I Was Thinking…
I have a big extended family and as a child I loved getting together with all of them. There was always laughter, music and good food. Family reunions were easily 500 people. I felt at home with them; it felt good to know we were all connected. I loved it! As I gave birth to my sons, my family all shared in the joy of the addition to our family. Likewise, after we adopted our girls, my family shared in the joy of three more additions to the family.
In a real short amount of time, it became clear that as Mom I was going to have make some very difficult choices. It was NOT really FUN for my daughters to be at these family events. Small or large numbers were difficult. Don’t get me wrong, on the outside they looked like they were having fun. They are survivors; they “understand” that a smile will get you a long way in a room full of adults. When I learned to recognize that the smile was “painted on", when I learned to look at their eyes and listen to the octave and speed of their voice, when I started realizing that, unlike my boys, they never came to me during these events… I began to watch and they were “working the crowd” so to speak. It really became painfully clear to me that I no longer existed as “Mom.” And while that was painful for ME, the absolute worst of it all was that it meant they had no mom again - they were “IN SURVIVAL” again. It was a crazy realization…the very “place” I felt the safest was a “place” that made them feel very unsafe.
I want to stop here and say that it wasn’t any fault of my family members. They are who they are and I wouldn’t want anyone to change. They are very loving and accepting people and they were simply being themselves. This “stuff” is hard to grasp, especially when you are not doing it day in and day out!
Okay, back to the story. It goes on from there to after the event—the “fall out” was terrible. My girls were now in survival mode again, which means you don’t really need a Mom! You don’t need to eat what she cooks, wear the clothes she has provided or follow her directions, even if they were to keep you safe. You become sneaky because as a survivor you don’t believe you will be provided for. And on and on!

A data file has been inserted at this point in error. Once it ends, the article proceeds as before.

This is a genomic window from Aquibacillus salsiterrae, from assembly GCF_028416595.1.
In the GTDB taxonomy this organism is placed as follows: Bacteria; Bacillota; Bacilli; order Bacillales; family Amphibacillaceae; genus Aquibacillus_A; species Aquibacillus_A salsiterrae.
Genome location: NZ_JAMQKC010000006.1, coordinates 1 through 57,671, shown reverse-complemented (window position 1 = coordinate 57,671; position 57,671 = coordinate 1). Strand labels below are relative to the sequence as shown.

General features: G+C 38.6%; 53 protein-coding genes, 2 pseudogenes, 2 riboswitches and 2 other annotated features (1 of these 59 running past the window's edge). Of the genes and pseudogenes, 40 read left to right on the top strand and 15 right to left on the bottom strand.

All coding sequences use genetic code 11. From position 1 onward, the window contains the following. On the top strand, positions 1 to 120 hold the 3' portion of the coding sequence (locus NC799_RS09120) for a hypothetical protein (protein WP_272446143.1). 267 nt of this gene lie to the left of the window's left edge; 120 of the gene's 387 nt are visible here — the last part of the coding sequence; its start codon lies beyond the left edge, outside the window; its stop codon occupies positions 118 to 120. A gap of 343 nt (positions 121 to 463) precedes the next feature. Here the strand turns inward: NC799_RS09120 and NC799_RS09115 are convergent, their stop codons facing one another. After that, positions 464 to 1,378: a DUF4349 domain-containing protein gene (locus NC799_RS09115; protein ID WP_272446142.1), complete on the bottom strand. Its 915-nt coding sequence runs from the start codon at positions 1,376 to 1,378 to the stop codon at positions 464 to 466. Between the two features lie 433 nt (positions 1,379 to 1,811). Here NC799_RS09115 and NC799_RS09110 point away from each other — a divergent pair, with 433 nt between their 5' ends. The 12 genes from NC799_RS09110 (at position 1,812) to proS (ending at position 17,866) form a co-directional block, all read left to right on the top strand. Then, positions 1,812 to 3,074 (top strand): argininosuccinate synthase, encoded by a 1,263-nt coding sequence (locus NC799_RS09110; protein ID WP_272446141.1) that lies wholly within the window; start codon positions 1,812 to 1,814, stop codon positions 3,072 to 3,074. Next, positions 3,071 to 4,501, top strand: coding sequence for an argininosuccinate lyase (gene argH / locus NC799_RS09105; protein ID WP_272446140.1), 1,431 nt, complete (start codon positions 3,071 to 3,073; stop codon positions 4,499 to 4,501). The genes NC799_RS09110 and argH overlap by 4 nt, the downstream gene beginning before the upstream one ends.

It was decision time. Our girls did not ask to be adopted. They were thrown into a very difficult situation with very limited tools to use. It was our job to protect them and to help them heal…No Matter What! So we tried a variety of things so that we could keep attending family gatherings. We tried asking family to do it differently, we tried telling our girls they needed to do it differently, we became much more vigilant and kept boundaries much smaller, we went late and left early in an attempt to make it more doable and many times we made the choice to create our own family event.
It has been hard and I have had to grieve the expectations I had around it all. In later years, the hard work paid off though. Much to my surprise, the girls began to talk about how hard it was at those events and they had very specific memories and stories of uncomfortable moments, but also of how they felt so much better when I “made” them stay by me or when we stayed home. Today, they would tell you that they also love our big family. They would tell you that they enjoy spending time with them, but would always choose it to be in smaller doses. They know the stories, they miss their Grandma, and they feel like they belong to this family as my daughters - not as survivors that feel the need to “work the crowd.” This is ultimately what they deserve…a “place” where they feel safe and connected, a family!